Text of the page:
In the center of Dublin’s main thoroughfare, O’Connell Street, stands a large statue of a man lifting up his arms, urging all onlookers to rise up. The man is James “Big Jim” Larkin. He enjoys the status of Irish folk here today based on his lifetime of fighting for the poor working class of Irish society.
An inscription on the pedestal below the statue reads: “The great appear great because we are on our knees: Let us rise.”
Jim Larkin was not born among the great – just the opposite. He was came into the world in 1876 in the brutal slums of Liverpool, England, where his Irish parents had immigrated to find work. What little work they found paid wages so small it would shock an Irish citizen of today.
Jim Larkin’s father died when he was 14, leaving the family in desperate straits. Young Jim had already been working as a child laborer while attending some part-time grammar school. But education had to come second to eking out a living.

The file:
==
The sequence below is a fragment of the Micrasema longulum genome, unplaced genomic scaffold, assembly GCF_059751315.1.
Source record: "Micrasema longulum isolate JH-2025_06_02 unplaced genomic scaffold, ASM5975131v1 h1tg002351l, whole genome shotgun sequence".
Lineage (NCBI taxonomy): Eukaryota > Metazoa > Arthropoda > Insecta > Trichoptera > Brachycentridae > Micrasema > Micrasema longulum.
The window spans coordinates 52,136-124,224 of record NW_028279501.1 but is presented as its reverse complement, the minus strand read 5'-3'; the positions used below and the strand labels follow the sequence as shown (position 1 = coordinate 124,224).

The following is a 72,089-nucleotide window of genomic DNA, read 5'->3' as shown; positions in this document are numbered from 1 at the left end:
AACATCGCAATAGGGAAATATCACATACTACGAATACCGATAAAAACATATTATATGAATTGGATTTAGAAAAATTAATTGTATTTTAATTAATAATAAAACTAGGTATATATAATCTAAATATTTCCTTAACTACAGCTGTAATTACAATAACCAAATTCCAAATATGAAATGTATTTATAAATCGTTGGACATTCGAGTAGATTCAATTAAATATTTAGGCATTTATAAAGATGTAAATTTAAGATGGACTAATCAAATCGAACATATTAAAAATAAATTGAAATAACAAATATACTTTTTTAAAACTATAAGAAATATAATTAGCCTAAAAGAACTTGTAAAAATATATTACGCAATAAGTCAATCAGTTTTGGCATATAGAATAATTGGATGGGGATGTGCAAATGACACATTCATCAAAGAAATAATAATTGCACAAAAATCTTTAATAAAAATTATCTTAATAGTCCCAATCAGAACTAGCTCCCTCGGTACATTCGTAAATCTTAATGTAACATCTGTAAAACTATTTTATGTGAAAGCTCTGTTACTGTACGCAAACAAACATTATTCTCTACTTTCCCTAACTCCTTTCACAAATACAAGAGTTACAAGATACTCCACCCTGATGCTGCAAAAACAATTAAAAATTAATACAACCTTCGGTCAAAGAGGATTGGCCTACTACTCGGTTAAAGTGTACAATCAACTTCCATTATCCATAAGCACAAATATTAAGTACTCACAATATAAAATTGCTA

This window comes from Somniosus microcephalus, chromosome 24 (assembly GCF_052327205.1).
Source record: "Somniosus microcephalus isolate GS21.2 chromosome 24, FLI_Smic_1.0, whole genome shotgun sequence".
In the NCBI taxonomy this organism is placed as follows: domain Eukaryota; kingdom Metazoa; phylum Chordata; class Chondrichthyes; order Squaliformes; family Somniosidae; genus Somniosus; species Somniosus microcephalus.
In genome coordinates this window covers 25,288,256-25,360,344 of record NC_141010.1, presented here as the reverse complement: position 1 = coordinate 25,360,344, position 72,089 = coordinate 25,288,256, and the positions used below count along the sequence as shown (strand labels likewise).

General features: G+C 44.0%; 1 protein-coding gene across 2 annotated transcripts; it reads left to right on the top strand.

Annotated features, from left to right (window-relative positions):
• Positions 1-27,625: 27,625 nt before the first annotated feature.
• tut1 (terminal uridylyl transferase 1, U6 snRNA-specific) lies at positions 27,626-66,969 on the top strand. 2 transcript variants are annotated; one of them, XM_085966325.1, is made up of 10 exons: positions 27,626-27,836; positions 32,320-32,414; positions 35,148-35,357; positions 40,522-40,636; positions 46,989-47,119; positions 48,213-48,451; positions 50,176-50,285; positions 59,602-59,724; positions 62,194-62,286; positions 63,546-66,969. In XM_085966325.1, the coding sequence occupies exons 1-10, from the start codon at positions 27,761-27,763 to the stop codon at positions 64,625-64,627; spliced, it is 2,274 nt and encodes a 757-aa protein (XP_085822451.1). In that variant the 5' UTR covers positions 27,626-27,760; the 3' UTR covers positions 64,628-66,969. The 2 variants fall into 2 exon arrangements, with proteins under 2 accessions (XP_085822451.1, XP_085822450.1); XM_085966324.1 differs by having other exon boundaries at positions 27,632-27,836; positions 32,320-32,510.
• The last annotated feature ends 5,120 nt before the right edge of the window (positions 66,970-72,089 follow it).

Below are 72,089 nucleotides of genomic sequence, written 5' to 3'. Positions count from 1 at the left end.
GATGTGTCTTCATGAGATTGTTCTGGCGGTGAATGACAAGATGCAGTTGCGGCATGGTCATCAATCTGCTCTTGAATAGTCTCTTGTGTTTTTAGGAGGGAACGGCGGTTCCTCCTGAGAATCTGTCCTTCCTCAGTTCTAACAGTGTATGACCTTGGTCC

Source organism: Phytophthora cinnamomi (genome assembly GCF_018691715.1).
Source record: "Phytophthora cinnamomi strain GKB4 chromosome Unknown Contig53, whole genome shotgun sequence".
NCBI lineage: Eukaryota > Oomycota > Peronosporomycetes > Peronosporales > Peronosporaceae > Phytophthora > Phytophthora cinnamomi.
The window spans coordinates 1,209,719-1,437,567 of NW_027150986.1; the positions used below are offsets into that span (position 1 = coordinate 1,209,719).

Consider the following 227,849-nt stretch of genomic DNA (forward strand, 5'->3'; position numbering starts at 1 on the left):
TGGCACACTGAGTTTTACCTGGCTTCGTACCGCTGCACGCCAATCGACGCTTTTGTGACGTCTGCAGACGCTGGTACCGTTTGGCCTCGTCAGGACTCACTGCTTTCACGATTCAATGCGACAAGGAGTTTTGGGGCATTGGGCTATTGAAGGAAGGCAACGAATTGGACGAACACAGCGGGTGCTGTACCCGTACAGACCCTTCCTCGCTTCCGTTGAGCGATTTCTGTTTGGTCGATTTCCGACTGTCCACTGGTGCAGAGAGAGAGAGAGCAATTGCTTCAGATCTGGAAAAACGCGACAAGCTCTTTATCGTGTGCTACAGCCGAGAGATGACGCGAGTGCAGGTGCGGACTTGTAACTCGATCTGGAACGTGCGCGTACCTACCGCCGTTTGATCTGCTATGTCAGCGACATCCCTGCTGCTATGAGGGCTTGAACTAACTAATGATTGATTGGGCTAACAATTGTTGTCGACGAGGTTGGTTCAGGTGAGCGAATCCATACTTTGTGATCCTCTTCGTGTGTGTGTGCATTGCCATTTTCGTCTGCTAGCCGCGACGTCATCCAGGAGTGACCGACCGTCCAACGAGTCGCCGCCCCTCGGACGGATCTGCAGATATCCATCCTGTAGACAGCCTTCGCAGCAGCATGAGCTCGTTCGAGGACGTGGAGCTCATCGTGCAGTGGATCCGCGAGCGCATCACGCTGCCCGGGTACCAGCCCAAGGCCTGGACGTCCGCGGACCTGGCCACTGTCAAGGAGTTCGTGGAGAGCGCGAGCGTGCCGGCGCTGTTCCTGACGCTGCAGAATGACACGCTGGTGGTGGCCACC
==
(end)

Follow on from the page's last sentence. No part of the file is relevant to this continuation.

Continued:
It’s small wonder that when Jim Larkin reached adulthood – laboring hard on the docks of Liverpool – that he would become an avid union activist and be attracted to the rising tide of Socialist thought of the early 20th Century.
Despite being minimally educated, Jim Larkin had a natural gift for powerful public speaking and for inspiring men to stand up against wealthy elites that had oppressed them for centuries.
Scholars today rate Jim Larkin among the three most important men who shaped the Irish labor movement and for creating the relationship that exists to this day between business and labor.
Without the tumultuous, controversial and fiery lifetime of Jim Larkin, millions of people may have never risen from lowly positions of poverty to obtain better economic lives in a more just society.
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